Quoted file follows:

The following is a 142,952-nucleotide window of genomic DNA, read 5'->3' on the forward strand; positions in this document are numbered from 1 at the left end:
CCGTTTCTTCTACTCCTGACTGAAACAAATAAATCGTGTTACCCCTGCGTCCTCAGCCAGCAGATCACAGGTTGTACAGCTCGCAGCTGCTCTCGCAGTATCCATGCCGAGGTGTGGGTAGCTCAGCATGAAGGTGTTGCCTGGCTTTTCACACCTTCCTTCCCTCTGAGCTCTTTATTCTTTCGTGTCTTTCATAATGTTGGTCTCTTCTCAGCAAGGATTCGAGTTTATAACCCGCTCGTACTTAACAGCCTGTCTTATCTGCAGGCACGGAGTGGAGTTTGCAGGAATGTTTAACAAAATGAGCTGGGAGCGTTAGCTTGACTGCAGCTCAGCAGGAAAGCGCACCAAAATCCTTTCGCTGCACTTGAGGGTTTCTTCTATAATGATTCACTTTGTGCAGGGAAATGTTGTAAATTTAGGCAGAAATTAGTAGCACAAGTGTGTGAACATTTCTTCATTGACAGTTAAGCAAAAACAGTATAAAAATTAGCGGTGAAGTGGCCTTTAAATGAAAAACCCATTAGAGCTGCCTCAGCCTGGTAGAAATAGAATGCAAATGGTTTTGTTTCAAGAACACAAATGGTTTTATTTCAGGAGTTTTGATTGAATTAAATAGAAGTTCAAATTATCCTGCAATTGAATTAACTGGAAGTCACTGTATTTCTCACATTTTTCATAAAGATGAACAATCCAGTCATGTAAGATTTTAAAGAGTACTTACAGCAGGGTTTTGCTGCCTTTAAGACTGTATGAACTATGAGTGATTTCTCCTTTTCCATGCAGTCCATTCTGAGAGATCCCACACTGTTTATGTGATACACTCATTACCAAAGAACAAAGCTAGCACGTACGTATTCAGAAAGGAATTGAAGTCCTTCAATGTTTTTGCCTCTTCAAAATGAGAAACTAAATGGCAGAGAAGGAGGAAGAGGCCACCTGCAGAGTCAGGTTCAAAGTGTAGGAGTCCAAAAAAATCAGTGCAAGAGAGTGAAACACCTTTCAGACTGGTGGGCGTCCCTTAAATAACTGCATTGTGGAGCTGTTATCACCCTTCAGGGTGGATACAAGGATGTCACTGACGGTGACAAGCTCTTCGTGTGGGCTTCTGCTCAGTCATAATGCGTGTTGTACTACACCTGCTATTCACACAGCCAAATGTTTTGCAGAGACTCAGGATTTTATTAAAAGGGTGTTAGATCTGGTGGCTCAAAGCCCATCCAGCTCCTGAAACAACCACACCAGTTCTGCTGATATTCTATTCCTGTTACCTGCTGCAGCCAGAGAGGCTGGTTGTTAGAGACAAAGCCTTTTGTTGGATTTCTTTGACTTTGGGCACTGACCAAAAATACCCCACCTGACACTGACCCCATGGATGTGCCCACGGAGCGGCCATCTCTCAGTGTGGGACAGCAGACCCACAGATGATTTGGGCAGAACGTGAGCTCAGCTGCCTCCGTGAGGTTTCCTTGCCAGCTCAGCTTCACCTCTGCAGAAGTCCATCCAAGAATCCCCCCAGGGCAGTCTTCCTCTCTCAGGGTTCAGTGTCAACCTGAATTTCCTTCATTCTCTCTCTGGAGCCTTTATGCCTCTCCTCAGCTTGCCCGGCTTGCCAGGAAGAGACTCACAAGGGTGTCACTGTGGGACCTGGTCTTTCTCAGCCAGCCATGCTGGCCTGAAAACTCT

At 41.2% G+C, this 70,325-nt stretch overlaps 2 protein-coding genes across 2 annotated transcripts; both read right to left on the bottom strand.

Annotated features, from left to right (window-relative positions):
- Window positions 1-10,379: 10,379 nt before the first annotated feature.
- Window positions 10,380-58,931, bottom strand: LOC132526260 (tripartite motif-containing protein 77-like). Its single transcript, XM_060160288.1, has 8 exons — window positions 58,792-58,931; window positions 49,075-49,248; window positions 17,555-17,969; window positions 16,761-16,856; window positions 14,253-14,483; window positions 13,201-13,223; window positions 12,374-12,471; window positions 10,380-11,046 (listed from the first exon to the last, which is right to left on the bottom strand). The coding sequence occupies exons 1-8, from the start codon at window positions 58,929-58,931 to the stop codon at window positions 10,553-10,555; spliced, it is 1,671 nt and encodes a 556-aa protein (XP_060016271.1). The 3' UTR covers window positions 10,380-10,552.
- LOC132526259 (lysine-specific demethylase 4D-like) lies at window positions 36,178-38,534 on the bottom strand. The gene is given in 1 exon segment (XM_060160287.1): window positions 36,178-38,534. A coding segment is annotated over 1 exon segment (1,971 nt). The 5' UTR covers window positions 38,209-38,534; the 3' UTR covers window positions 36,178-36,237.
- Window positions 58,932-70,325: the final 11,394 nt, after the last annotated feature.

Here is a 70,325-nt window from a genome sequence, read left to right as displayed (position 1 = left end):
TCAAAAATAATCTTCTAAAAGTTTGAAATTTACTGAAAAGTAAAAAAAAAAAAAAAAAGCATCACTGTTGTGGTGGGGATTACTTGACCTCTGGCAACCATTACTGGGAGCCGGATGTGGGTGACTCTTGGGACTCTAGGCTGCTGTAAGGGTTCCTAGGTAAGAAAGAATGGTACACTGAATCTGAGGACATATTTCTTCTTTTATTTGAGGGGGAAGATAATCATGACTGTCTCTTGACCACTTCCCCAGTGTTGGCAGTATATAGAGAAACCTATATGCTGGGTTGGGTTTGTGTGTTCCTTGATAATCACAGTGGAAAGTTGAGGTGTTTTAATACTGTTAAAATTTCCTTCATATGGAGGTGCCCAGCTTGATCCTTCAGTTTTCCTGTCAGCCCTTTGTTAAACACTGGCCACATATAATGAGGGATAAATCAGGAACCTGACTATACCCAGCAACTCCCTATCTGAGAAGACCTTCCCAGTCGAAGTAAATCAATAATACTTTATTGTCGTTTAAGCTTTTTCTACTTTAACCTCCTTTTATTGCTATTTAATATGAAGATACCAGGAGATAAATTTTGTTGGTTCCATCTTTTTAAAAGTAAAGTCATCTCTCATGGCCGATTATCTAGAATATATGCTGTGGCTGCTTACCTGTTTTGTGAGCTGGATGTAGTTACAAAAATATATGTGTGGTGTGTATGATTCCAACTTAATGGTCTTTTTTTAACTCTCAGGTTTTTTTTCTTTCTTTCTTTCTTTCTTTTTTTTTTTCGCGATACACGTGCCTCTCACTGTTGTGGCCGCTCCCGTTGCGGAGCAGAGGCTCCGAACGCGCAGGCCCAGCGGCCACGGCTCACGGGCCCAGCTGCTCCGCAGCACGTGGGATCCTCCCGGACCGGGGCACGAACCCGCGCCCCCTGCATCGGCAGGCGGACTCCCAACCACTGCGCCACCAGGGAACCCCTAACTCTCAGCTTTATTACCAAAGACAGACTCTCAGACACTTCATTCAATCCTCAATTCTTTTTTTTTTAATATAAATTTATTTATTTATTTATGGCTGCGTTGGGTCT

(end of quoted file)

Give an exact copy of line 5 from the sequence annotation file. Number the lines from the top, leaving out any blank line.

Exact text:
- Window positions 1-10,379: 10,379 nt before the first annotated feature.